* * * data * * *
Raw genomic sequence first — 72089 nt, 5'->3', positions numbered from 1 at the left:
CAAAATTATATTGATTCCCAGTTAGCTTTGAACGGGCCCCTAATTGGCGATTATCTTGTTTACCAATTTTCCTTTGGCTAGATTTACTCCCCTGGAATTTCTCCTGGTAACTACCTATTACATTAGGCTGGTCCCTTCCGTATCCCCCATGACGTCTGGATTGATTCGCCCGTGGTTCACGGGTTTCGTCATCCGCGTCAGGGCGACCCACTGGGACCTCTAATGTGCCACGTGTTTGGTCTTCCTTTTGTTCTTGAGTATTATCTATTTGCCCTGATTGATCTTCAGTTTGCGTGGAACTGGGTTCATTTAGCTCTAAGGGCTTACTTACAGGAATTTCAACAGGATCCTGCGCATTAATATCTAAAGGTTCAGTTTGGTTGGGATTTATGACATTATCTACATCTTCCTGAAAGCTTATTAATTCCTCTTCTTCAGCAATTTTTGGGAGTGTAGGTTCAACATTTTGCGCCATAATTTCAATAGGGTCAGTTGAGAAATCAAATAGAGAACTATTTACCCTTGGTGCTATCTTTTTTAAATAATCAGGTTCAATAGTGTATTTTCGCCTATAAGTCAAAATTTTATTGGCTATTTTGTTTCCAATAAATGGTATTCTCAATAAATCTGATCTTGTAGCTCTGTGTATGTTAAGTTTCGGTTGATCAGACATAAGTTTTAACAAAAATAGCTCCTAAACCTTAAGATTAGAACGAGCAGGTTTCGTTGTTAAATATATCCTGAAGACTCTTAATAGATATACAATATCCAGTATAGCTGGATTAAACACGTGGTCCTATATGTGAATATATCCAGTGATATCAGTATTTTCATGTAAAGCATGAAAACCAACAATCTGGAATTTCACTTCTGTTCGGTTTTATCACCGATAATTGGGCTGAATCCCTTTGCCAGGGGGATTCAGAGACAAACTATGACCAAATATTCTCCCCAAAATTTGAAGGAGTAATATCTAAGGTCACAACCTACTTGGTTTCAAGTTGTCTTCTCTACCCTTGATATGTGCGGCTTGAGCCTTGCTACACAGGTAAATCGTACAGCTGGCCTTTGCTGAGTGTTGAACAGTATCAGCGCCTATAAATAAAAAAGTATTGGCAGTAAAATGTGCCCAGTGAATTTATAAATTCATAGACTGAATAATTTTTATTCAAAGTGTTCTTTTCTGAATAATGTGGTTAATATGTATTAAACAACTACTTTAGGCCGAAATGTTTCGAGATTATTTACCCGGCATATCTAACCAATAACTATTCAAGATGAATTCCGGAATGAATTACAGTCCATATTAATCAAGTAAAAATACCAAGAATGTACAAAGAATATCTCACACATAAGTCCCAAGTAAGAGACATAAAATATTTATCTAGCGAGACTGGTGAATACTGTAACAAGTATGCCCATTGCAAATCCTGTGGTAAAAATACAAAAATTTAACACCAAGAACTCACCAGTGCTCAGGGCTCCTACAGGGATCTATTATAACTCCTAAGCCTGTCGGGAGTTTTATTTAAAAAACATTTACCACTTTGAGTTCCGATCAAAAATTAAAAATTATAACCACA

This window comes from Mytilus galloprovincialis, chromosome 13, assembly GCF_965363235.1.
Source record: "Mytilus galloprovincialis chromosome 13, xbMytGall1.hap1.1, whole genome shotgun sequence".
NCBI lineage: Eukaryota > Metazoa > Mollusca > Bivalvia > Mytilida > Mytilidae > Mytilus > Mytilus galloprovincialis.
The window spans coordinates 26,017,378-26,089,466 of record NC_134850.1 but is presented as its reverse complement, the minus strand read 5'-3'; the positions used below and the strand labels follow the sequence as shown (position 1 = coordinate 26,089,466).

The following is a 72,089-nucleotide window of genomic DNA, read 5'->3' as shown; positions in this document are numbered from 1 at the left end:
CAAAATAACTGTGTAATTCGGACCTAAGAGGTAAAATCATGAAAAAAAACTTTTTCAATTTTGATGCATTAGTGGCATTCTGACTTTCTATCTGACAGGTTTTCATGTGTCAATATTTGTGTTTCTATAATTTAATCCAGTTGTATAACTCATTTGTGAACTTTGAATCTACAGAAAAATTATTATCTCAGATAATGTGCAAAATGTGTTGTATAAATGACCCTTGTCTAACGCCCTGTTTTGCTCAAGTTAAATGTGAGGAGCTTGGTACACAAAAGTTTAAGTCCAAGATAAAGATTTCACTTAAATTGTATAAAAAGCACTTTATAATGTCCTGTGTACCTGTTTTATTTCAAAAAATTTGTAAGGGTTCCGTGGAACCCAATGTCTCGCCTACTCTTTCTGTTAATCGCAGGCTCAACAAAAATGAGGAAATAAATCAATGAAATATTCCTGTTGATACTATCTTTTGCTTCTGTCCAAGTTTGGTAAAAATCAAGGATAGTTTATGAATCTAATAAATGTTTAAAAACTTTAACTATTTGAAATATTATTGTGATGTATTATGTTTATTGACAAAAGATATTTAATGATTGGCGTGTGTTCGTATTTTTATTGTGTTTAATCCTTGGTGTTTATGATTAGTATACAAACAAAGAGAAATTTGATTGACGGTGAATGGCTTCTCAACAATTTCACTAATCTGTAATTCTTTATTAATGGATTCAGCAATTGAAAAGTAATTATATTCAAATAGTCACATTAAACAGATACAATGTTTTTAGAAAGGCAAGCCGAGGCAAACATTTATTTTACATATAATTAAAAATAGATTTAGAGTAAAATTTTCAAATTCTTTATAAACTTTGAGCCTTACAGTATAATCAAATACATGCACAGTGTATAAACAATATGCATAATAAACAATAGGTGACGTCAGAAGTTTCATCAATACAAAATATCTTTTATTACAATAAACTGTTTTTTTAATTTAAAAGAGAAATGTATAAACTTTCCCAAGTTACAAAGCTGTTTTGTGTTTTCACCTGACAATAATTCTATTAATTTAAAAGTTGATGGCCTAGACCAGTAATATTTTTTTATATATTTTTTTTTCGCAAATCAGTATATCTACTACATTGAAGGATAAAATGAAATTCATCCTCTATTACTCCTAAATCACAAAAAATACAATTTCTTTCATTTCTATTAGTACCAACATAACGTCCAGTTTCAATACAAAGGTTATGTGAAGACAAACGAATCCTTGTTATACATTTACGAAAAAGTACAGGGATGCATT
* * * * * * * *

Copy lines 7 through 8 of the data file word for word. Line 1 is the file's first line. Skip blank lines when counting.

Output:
The following is a 72,089-nucleotide window of genomic DNA, read 5'->3' as shown; positions in this document are numbered from 1 at the left end:
CAAAATAACTGTGTAATTCGGACCTAAGAGGTAAAATCATGAAAAAAAACTTTTTCAATTTTGATGCATTAGTGGCATTCTGACTTTCTATCTGACAGGTTTTCATGTGTCAATATTTGTGTTTCTATAATTTAATCCAGTTGTATAACTCATTTGTGAACTTTGAATCTACAGAAAAATTATTATCTCAGATAATGTGCAAAATGTGTTGTATAAATGACCCTTGTCTAACGCCCTGTTTTGCTCAAGTTAAATGTGAGGAGCTTGGTACACAAAAGTTTAAGTCCAAGATAAAGATTTCACTTAAATTGTATAAAAAGCACTTTATAATGTCCTGTGTACCTGTTTTATTTCAAAAAATTTGTAAGGGTTCCGTGGAACCCAATGTCTCGCCTACTCTTTCTGTTAATCGCAGGCTCAACAAAAATGAGGAAATAAATCAATGAAATATTCCTGTTGATACTATCTTTTGCTTCTGTCCAAGTTTGGTAAAAATCAAGGATAGTTTATGAATCTAATAAATGTTTAAAAACTTTAACTATTTGAAATATTATTGTGATGTATTATGTTTATTGACAAAAGATATTTAATGATTGGCGTGTGTTCGTATTTTTATTGTGTTTAATCCTTGGTGTTTATGATTAGTATACAAACAAAGAGAAATTTGATTGACGGTGAATGGCTTCTCAACAATTTCACTAATCTGTAATTCTTTATTAATGGATTCAGCAATTGAAAAGTAATTATATTCAAATAGTCACATTAAACAGATACAATGTTTTTAGAAAGGCAAGCCGAGGCAAACATTTATTTTACATATAATTAAAAATAGATTTAGAGTAAAATTTTCAAATTCTTTATAAACTTTGAGCCTTACAGTATAATCAAATACATGCACAGTGTATAAACAATATGCATAATAAACAATAGGTGACGTCAGAAGTTTCATCAATACAAAATATCTTTTATTACAATAAACTGTTTTTTTAATTTAAAAGAGAAATGTATAAACTTTCCCAAGTTACAAAGCTGTTTTGTGTTTTCACCTGACAATAATTCTATTAATTTAAAAGTTGATGGCCTAGACCAGTAATATTTTTTTATATATTTTTTTTTCGCAAATCAGTATATCTACTACATTGAAGGATAAAATGAAATTCATCCTCTATTACTCCTAAATCACAAAAAATACAATTTCTTTCATTTCTATTAGTACCAACATAACGTCCAGTTTCAATACAAAGGTTATGTGAAGACAAACGAATCCTTGTTATACATTTACGAAAAAGTACAGGGATGCATT